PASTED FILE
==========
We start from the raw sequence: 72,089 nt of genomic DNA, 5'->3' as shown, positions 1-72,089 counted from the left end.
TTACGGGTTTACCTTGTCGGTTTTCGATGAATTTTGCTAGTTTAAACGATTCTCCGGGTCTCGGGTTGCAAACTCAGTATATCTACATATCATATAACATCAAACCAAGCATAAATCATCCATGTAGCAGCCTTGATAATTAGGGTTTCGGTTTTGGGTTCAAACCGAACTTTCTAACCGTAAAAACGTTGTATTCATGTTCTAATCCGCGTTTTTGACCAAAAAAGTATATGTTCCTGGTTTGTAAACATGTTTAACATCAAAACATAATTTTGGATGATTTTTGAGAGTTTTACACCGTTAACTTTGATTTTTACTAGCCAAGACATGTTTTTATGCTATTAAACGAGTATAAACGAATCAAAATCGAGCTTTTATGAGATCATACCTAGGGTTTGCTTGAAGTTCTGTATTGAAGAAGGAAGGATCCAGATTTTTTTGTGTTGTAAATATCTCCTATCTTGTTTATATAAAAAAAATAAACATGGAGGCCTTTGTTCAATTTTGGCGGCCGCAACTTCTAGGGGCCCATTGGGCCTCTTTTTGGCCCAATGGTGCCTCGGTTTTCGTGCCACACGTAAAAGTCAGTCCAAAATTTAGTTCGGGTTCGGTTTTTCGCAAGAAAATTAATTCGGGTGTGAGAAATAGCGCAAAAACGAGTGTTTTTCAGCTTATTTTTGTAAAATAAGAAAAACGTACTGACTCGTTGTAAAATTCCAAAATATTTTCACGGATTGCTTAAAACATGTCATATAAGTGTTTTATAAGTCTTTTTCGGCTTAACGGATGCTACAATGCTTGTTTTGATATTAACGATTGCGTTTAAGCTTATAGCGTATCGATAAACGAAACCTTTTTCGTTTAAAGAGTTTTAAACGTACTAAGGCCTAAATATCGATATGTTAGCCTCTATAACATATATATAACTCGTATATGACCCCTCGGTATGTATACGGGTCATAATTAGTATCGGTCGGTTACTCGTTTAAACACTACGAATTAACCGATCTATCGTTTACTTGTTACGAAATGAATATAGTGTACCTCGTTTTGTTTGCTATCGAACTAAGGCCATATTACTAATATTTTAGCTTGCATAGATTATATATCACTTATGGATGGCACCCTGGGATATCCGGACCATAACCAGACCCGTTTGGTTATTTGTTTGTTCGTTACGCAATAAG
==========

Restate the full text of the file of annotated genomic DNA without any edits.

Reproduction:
We start from the raw sequence: 72,089 nt of genomic DNA, 5'->3' as shown, positions 1-72,089 counted from the left end.
TTACGGGTTTACCTTGTCGGTTTTCGATGAATTTTGCTAGTTTAAACGATTCTCCGGGTCTCGGGTTGCAAACTCAGTATATCTACATATCATATAACATCAAACCAAGCATAAATCATCCATGTAGCAGCCTTGATAATTAGGGTTTCGGTTTTGGGTTCAAACCGAACTTTCTAACCGTAAAAACGTTGTATTCATGTTCTAATCCGCGTTTTTGACCAAAAAAGTATATGTTCCTGGTTTGTAAACATGTTTAACATCAAAACATAATTTTGGATGATTTTTGAGAGTTTTACACCGTTAACTTTGATTTTTACTAGCCAAGACATGTTTTTATGCTATTAAACGAGTATAAACGAATCAAAATCGAGCTTTTATGAGATCATACCTAGGGTTTGCTTGAAGTTCTGTATTGAAGAAGGAAGGATCCAGATTTTTTTGTGTTGTAAATATCTCCTATCTTGTTTATATAAAAAAAATAAACATGGAGGCCTTTGTTCAATTTTGGCGGCCGCAACTTCTAGGGGCCCATTGGGCCTCTTTTTGGCCCAATGGTGCCTCGGTTTTCGTGCCACACGTAAAAGTCAGTCCAAAATTTAGTTCGGGTTCGGTTTTTCGCAAGAAAATTAATTCGGGTGTGAGAAATAGCGCAAAAACGAGTGTTTTTCAGCTTATTTTTGTAAAATAAGAAAAACGTACTGACTCGTTGTAAAATTCCAAAATATTTTCACGGATTGCTTAAAACATGTCATATAAGTGTTTTATAAGTCTTTTTCGGCTTAACGGATGCTACAATGCTTGTTTTGATATTAACGATTGCGTTTAAGCTTATAGCGTATCGATAAACGAAACCTTTTTCGTTTAAAGAGTTTTAAACGTACTAAGGCCTAAATATCGATATGTTAGCCTCTATAACATATATATAACTCGTATATGACCCCTCGGTATGTATACGGGTCATAATTAGTATCGGTCGGTTACTCGTTTAAACACTACGAATTAACCGATCTATCGTTTACTTGTTACGAAATGAATATAGTGTACCTCGTTTTGTTTGCTATCGAACTAAGGCCATATTACTAATATTTTAGCTTGCATAGATTATATATCACTTATGGATGGCACCCTGGGATATCCGGACCATAACCAGACCCGTTTGGTTATTTGTTTGTTCGTTACGCAATAAG